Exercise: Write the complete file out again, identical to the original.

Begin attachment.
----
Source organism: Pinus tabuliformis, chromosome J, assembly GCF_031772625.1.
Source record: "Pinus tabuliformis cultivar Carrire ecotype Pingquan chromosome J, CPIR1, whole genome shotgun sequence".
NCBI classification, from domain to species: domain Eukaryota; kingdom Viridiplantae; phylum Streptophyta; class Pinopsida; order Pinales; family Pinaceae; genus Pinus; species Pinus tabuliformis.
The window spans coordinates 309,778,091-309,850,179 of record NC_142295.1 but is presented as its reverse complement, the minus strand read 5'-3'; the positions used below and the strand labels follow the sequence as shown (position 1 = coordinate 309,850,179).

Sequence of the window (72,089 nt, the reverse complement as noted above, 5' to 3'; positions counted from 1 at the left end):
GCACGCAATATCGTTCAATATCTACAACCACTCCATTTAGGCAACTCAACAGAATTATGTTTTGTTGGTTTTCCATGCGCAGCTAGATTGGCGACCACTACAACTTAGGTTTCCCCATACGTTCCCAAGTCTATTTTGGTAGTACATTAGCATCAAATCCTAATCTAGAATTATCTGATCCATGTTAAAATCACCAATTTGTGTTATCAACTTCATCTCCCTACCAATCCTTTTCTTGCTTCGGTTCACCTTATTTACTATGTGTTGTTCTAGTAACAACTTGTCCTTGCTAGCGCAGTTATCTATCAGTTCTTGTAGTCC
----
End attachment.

Source organism: Pinus tabuliformis, chromosome J, assembly GCF_031772625.1.
Source record: "Pinus tabuliformis cultivar Carrire ecotype Pingquan chromosome J, CPIR1, whole genome shotgun sequence".
NCBI classification, from domain to species: domain Eukaryota; kingdom Viridiplantae; phylum Streptophyta; class Pinopsida; order Pinales; family Pinaceae; genus Pinus; species Pinus tabuliformis.
The window spans coordinates 309,778,091-309,850,179 of record NC_142295.1 but is presented as its reverse complement, the minus strand read 5'-3'; the positions used below and the strand labels follow the sequence as shown (position 1 = coordinate 309,850,179).

Sequence of the window (72,089 nt, the reverse complement as noted above, 5' to 3'; positions counted from 1 at the left end):
GCACGCAATATCGTTCAATATCTACAACCACTCCATTTAGGCAACTCAACAGAATTATGTTTTGTTGGTTTTCCATGCGCAGCTAGATTGGCGACCACTACAACTTAGGTTTCCCCATACGTTCCCAAGTCTATTTTGGTAGTACATTAGCATCAAATCCTAATCTAGAATTATCTGATCCATGTTAAAATCACCAATTTGTGTTATCAACTTCATCTCCCTACCAATCCTTTTCTTGCTTCGGTTCACCTTATTTACTATGTGTTGTTCTAGTAACAACTTGTCCTTGCTAGCGCAGTTATCTATCAGTTCTTGTAGTCC